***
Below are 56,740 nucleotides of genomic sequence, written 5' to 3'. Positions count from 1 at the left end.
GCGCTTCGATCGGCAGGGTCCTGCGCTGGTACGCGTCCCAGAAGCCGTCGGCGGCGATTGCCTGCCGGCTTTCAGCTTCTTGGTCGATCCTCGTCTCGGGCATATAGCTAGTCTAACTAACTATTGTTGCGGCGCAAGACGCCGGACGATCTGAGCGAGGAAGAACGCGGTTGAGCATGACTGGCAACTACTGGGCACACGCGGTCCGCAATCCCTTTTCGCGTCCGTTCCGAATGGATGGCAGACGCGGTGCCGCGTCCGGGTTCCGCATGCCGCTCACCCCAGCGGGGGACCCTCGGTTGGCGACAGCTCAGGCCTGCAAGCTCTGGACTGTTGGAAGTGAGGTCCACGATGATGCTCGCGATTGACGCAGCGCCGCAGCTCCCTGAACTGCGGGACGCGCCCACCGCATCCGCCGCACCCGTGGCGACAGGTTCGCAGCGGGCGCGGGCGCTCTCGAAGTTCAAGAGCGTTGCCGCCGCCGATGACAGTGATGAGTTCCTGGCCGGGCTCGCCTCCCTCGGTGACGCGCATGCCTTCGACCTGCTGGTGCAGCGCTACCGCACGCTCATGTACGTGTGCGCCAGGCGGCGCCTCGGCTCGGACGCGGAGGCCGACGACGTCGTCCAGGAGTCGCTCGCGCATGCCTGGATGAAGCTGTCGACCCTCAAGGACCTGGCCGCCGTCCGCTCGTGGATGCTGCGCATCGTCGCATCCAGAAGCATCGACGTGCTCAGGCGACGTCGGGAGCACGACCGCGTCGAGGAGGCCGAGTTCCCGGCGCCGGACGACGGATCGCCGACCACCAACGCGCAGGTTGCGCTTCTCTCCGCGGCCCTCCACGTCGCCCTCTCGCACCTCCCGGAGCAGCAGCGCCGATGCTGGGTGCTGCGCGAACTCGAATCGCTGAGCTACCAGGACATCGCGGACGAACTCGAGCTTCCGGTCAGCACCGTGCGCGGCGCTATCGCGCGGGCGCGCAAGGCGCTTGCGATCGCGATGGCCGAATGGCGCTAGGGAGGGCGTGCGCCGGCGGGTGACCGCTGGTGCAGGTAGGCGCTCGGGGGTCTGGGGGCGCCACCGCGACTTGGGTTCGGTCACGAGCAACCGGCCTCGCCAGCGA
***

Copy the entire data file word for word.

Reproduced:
Below are 56,740 nucleotides of genomic sequence, written 5' to 3'. Positions count from 1 at the left end.
GCGCTTCGATCGGCAGGGTCCTGCGCTGGTACGCGTCCCAGAAGCCGTCGGCGGCGATTGCCTGCCGGCTTTCAGCTTCTTGGTCGATCCTCGTCTCGGGCATATAGCTAGTCTAACTAACTATTGTTGCGGCGCAAGACGCCGGACGATCTGAGCGAGGAAGAACGCGGTTGAGCATGACTGGCAACTACTGGGCACACGCGGTCCGCAATCCCTTTTCGCGTCCGTTCCGAATGGATGGCAGACGCGGTGCCGCGTCCGGGTTCCGCATGCCGCTCACCCCAGCGGGGGACCCTCGGTTGGCGACAGCTCAGGCCTGCAAGCTCTGGACTGTTGGAAGTGAGGTCCACGATGATGCTCGCGATTGACGCAGCGCCGCAGCTCCCTGAACTGCGGGACGCGCCCACCGCATCCGCCGCACCCGTGGCGACAGGTTCGCAGCGGGCGCGGGCGCTCTCGAAGTTCAAGAGCGTTGCCGCCGCCGATGACAGTGATGAGTTCCTGGCCGGGCTCGCCTCCCTCGGTGACGCGCATGCCTTCGACCTGCTGGTGCAGCGCTACCGCACGCTCATGTACGTGTGCGCCAGGCGGCGCCTCGGCTCGGACGCGGAGGCCGACGACGTCGTCCAGGAGTCGCTCGCGCATGCCTGGATGAAGCTGTCGACCCTCAAGGACCTGGCCGCCGTCCGCTCGTGGATGCTGCGCATCGTCGCATCCAGAAGCATCGACGTGCTCAGGCGACGTCGGGAGCACGACCGCGTCGAGGAGGCCGAGTTCCCGGCGCCGGACGACGGATCGCCGACCACCAACGCGCAGGTTGCGCTTCTCTCCGCGGCCCTCCACGTCGCCCTCTCGCACCTCCCGGAGCAGCAGCGCCGATGCTGGGTGCTGCGCGAACTCGAATCGCTGAGCTACCAGGACATCGCGGACGAACTCGAGCTTCCGGTCAGCACCGTGCGCGGCGCTATCGCGCGGGCGCGCAAGGCGCTTGCGATCGCGATGGCCGAATGGCGCTAGGGAGGGCGTGCGCCGGCGGGTGACCGCTGGTGCAGGTAGGCGCTCGGGGGTCTGGGGGCGCCACCGCGACTTGGGTTCGGTCACGAGCAACCGGCCTCGCCAGCGA